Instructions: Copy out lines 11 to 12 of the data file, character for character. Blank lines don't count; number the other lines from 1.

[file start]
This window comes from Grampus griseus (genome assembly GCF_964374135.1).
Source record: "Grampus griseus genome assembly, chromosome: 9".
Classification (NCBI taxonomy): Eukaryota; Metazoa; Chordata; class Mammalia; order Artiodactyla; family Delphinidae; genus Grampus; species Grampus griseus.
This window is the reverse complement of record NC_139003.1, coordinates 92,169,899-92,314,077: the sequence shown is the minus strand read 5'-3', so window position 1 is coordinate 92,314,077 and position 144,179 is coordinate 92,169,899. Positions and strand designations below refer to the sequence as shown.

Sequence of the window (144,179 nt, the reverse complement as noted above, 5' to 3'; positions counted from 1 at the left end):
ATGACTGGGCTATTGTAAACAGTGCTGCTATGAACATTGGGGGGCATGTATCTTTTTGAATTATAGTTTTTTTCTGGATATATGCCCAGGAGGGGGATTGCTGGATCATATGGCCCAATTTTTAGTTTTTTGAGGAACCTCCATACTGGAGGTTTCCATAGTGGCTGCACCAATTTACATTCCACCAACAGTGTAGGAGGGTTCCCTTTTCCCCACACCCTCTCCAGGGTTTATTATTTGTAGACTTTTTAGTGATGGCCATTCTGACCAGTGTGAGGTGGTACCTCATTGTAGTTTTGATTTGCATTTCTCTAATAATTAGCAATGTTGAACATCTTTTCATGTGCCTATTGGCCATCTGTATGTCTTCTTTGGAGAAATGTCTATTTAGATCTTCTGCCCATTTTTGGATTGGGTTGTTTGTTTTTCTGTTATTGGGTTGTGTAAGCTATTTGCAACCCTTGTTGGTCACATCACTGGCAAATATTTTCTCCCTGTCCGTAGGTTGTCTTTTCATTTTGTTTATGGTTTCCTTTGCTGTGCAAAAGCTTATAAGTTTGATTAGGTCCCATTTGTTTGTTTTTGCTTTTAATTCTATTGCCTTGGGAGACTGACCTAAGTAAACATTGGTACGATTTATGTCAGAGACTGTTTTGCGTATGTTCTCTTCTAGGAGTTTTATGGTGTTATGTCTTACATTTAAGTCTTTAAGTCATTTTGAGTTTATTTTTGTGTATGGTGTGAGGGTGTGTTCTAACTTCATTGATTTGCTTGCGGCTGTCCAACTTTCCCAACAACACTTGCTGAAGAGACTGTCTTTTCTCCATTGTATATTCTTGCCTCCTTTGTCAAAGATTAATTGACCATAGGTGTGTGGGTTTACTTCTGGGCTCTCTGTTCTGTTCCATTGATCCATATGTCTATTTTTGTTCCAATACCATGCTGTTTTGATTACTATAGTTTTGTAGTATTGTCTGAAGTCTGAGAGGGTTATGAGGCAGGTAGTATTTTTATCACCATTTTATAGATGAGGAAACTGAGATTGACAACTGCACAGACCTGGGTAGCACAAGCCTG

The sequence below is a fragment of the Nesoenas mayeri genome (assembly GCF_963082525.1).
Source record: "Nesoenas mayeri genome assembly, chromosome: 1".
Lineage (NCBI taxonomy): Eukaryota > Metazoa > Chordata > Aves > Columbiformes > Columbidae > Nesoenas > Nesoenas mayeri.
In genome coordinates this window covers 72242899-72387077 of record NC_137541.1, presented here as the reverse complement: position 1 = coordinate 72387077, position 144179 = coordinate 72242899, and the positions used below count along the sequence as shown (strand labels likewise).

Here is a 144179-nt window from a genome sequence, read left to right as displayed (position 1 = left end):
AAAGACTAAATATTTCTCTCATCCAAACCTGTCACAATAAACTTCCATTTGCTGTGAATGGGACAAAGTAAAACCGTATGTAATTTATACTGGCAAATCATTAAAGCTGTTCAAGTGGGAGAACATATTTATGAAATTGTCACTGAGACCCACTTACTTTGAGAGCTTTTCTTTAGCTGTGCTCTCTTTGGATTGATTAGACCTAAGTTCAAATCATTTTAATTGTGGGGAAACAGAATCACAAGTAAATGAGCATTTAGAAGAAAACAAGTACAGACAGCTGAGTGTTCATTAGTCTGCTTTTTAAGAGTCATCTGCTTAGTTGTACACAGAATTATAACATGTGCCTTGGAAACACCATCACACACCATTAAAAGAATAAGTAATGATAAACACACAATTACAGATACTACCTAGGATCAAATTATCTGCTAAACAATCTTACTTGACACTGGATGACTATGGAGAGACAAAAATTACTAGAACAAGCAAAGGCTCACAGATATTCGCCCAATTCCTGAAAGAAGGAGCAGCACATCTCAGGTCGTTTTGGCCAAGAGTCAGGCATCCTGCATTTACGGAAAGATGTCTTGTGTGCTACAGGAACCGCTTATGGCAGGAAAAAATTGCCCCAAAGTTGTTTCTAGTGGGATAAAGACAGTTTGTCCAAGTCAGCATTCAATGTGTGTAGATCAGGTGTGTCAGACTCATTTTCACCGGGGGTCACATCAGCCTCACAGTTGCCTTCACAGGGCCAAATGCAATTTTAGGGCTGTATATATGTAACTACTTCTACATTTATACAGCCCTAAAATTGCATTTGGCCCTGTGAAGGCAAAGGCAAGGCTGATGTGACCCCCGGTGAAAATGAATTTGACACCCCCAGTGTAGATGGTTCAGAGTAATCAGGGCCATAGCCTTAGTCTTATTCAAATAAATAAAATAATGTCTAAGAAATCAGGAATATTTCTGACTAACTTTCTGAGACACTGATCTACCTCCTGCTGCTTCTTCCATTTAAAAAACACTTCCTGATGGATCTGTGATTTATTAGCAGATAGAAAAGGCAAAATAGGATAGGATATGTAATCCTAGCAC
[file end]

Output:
Here is a 144179-nt window from a genome sequence, read left to right as displayed (position 1 = left end):
AAAGACTAAATATTTCTCTCATCCAAACCTGTCACAATAAACTTCCATTTGCTGTGAATGGGACAAAGTAAAACCGTATGTAATTTATACTGGCAAATCATTAAAGCTGTTCAAGTGGGAGAACATATTTATGAAATTGTCACTGAGACCCACTTACTTTGAGAGCTTTTCTTTAGCTGTGCTCTCTTTGGATTGATTAGACCTAAGTTCAAATCATTTTAATTGTGGGGAAACAGAATCACAAGTAAATGAGCATTTAGAAGAAAACAAGTACAGACAGCTGAGTGTTCATTAGTCTGCTTTTTAAGAGTCATCTGCTTAGTTGTACACAGAATTATAACATGTGCCTTGGAAACACCATCACACACCATTAAAAGAATAAGTAATGATAAACACACAATTACAGATACTACCTAGGATCAAATTATCTGCTAAACAATCTTACTTGACACTGGATGACTATGGAGAGACAAAAATTACTAGAACAAGCAAAGGCTCACAGATATTCGCCCAATTCCTGAAAGAAGGAGCAGCACATCTCAGGTCGTTTTGGCCAAGAGTCAGGCATCCTGCATTTACGGAAAGATGTCTTGTGTGCTACAGGAACCGCTTATGGCAGGAAAAAATTGCCCCAAAGTTGTTTCTAGTGGGATAAAGACAGTTTGTCCAAGTCAGCATTCAATGTGTGTAGATCAGGTGTGTCAGACTCATTTTCACCGGGGGTCACATCAGCCTCACAGTTGCCTTCACAGGGCCAAATGCAATTTTAGGGCTGTATATATGTAACTACTTCTACATTTATACAGCCCTAAAATTGCATTTGGCCCTGTGAAGGCAAAGGCAAGGCTGATGTGACCCCCGGTGAAAATGAATTTGACACCCCCAGTGTAGATGGTTCAGAGTAATCAGGGCCATAGCCTTAGTCTTATTCAAATAAATAAAATAATGTCTAAGAAATCAGGAATATTTCTGACTAACTTTCTGAGACACTGATCTACCTCCTGCTGCTTCTTCCATTTAAAAAACACTTCCTGATGGATCTGTGATTTATTAGCAGATAGAAAAGGCAAAATAGGATAGGATATGTAATCCTAGCAC